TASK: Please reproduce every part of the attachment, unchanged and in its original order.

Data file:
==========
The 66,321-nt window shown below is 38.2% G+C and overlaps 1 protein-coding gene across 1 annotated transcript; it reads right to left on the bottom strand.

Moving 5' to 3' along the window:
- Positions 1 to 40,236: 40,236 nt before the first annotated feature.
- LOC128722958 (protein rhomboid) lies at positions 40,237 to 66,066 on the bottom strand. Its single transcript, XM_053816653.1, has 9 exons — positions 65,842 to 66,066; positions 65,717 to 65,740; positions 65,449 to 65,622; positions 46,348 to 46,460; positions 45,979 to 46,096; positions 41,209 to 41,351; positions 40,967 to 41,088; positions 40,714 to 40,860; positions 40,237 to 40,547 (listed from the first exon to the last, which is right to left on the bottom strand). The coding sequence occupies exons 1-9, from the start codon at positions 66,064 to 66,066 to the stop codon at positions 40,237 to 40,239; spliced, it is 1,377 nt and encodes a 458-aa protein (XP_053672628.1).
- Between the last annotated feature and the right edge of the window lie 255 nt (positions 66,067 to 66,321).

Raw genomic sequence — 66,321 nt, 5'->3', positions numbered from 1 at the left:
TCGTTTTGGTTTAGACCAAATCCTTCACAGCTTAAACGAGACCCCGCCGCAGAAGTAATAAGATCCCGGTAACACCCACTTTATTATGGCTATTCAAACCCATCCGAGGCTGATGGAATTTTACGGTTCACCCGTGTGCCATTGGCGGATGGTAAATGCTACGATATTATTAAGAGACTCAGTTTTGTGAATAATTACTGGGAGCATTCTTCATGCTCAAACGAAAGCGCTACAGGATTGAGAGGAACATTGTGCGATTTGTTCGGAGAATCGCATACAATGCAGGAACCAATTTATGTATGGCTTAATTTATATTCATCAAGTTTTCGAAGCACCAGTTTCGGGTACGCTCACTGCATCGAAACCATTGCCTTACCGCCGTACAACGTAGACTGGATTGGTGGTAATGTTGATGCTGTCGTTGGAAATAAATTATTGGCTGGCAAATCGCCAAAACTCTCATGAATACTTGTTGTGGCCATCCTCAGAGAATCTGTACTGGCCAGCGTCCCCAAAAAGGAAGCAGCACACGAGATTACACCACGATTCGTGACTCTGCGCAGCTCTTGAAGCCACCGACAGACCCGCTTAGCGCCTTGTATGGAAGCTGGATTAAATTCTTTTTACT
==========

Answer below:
The 66,321-nt window shown below is 38.2% G+C and overlaps 1 protein-coding gene across 1 annotated transcript; it reads right to left on the bottom strand.

Moving 5' to 3' along the window:
- Positions 1 to 40,236: 40,236 nt before the first annotated feature.
- LOC128722958 (protein rhomboid) lies at positions 40,237 to 66,066 on the bottom strand. Its single transcript, XM_053816653.1, has 9 exons — positions 65,842 to 66,066; positions 65,717 to 65,740; positions 65,449 to 65,622; positions 46,348 to 46,460; positions 45,979 to 46,096; positions 41,209 to 41,351; positions 40,967 to 41,088; positions 40,714 to 40,860; positions 40,237 to 40,547 (listed from the first exon to the last, which is right to left on the bottom strand). The coding sequence occupies exons 1-9, from the start codon at positions 66,064 to 66,066 to the stop codon at positions 40,237 to 40,239; spliced, it is 1,377 nt and encodes a 458-aa protein (XP_053672628.1).
- Between the last annotated feature and the right edge of the window lie 255 nt (positions 66,067 to 66,321).

Raw genomic sequence — 66,321 nt, 5'->3', positions numbered from 1 at the left:
TCGTTTTGGTTTAGACCAAATCCTTCACAGCTTAAACGAGACCCCGCCGCAGAAGTAATAAGATCCCGGTAACACCCACTTTATTATGGCTATTCAAACCCATCCGAGGCTGATGGAATTTTACGGTTCACCCGTGTGCCATTGGCGGATGGTAAATGCTACGATATTATTAAGAGACTCAGTTTTGTGAATAATTACTGGGAGCATTCTTCATGCTCAAACGAAAGCGCTACAGGATTGAGAGGAACATTGTGCGATTTGTTCGGAGAATCGCATACAATGCAGGAACCAATTTATGTATGGCTTAATTTATATTCATCAAGTTTTCGAAGCACCAGTTTCGGGTACGCTCACTGCATCGAAACCATTGCCTTACCGCCGTACAACGTAGACTGGATTGGTGGTAATGTTGATGCTGTCGTTGGAAATAAATTATTGGCTGGCAAATCGCCAAAACTCTCATGAATACTTGTTGTGGCCATCCTCAGAGAATCTGTACTGGCCAGCGTCCCCAAAAAGGAAGCAGCACACGAGATTACACCACGATTCGTGACTCTGCGCAGCTCTTGAAGCCACCGACAGACCCGCTTAGCGCCTTGTATGGAAGCTGGATTAAATTCTTTTTACT